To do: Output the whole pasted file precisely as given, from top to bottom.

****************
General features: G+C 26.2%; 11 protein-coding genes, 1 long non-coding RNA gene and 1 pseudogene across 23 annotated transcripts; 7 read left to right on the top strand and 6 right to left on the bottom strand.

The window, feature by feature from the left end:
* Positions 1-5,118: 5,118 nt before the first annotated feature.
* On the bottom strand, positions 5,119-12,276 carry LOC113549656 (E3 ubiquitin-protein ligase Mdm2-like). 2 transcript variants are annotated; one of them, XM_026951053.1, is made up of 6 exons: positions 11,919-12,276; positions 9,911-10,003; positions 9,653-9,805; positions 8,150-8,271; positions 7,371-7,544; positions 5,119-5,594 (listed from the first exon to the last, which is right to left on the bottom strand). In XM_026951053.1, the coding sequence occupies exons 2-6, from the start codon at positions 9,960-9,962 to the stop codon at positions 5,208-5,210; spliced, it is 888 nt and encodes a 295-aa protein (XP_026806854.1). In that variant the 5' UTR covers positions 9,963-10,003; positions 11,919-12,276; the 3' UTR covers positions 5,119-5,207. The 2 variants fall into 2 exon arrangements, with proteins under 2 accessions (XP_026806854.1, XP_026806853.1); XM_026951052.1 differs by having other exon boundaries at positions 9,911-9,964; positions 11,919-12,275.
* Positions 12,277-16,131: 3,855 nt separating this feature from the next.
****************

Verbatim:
General features: G+C 26.2%; 11 protein-coding genes, 1 long non-coding RNA gene and 1 pseudogene across 23 annotated transcripts; 7 read left to right on the top strand and 6 right to left on the bottom strand.

The window, feature by feature from the left end:
* Positions 1-5,118: 5,118 nt before the first annotated feature.
* On the bottom strand, positions 5,119-12,276 carry LOC113549656 (E3 ubiquitin-protein ligase Mdm2-like). 2 transcript variants are annotated; one of them, XM_026951053.1, is made up of 6 exons: positions 11,919-12,276; positions 9,911-10,003; positions 9,653-9,805; positions 8,150-8,271; positions 7,371-7,544; positions 5,119-5,594 (listed from the first exon to the last, which is right to left on the bottom strand). In XM_026951053.1, the coding sequence occupies exons 2-6, from the start codon at positions 9,960-9,962 to the stop codon at positions 5,208-5,210; spliced, it is 888 nt and encodes a 295-aa protein (XP_026806854.1). In that variant the 5' UTR covers positions 9,963-10,003; positions 11,919-12,276; the 3' UTR covers positions 5,119-5,207. The 2 variants fall into 2 exon arrangements, with proteins under 2 accessions (XP_026806854.1, XP_026806853.1); XM_026951052.1 differs by having other exon boundaries at positions 9,911-9,964; positions 11,919-12,275.
* Positions 12,277-16,131: 3,855 nt separating this feature from the next.